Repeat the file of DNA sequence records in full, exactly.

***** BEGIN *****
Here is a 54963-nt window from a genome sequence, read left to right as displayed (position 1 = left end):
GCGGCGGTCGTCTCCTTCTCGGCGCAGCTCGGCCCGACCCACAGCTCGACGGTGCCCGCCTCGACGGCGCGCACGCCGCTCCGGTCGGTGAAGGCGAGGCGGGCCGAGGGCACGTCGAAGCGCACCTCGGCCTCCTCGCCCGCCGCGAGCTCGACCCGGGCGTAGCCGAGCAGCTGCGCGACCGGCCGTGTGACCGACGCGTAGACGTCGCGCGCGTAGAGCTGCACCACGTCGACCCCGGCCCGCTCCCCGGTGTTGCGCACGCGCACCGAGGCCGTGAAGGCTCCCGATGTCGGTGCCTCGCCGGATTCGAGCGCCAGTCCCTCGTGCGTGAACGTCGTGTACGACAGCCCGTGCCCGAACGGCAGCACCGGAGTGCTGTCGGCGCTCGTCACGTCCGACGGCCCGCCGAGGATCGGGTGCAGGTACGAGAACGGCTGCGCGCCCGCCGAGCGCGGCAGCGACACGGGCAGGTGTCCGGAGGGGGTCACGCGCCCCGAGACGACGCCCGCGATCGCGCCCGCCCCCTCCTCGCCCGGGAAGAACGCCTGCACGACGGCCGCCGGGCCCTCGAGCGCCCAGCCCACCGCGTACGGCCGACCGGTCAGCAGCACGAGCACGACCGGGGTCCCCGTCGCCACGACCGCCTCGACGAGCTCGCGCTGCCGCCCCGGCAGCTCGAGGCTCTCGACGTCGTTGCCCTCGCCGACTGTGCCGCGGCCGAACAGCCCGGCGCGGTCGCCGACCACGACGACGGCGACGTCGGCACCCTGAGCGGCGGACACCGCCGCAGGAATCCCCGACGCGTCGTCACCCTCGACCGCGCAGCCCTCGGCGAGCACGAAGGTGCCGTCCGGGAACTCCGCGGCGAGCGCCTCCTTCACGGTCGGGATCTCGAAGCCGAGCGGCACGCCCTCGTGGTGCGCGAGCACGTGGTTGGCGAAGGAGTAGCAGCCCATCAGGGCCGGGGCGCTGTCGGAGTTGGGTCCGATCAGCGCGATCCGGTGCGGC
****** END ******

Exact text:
Here is a 54963-nt window from a genome sequence, read left to right as displayed (position 1 = left end):
GCGGCGGTCGTCTCCTTCTCGGCGCAGCTCGGCCCGACCCACAGCTCGACGGTGCCCGCCTCGACGGCGCGCACGCCGCTCCGGTCGGTGAAGGCGAGGCGGGCCGAGGGCACGTCGAAGCGCACCTCGGCCTCCTCGCCCGCCGCGAGCTCGACCCGGGCGTAGCCGAGCAGCTGCGCGACCGGCCGTGTGACCGACGCGTAGACGTCGCGCGCGTAGAGCTGCACCACGTCGACCCCGGCCCGCTCCCCGGTGTTGCGCACGCGCACCGAGGCCGTGAAGGCTCCCGATGTCGGTGCCTCGCCGGATTCGAGCGCCAGTCCCTCGTGCGTGAACGTCGTGTACGACAGCCCGTGCCCGAACGGCAGCACCGGAGTGCTGTCGGCGCTCGTCACGTCCGACGGCCCGCCGAGGATCGGGTGCAGGTACGAGAACGGCTGCGCGCCCGCCGAGCGCGGCAGCGACACGGGCAGGTGTCCGGAGGGGGTCACGCGCCCCGAGACGACGCCCGCGATCGCGCCCGCCCCCTCCTCGCCCGGGAAGAACGCCTGCACGACGGCCGCCGGGCCCTCGAGCGCCCAGCCCACCGCGTACGGCCGACCGGTCAGCAGCACGAGCACGACCGGGGTCCCCGTCGCCACGACCGCCTCGACGAGCTCGCGCTGCCGCCCCGGCAGCTCGAGGCTCTCGACGTCGTTGCCCTCGCCGACTGTGCCGCGGCCGAACAGCCCGGCGCGGTCGCCGACCACGACGACGGCGACGTCGGCACCCTGAGCGGCGGACACCGCCGCAGGAATCCCCGACGCGTCGTCACCCTCGACCGCGCAGCCCTCGGCGAGCACGAAGGTGCCGTCCGGGAACTCCGCGGCGAGCGCCTCCTTCACGGTCGGGATCTCGAAGCCGAGCGGCACGCCCTCGTGGTGCGCGAGCACGTGGTTGGCGAAGGAGTAGCAGCCCATCAGGGCCGGGGCGCTGTCGGAGTTGGGTCCGATCAGCGCGATCCGGTGCGGC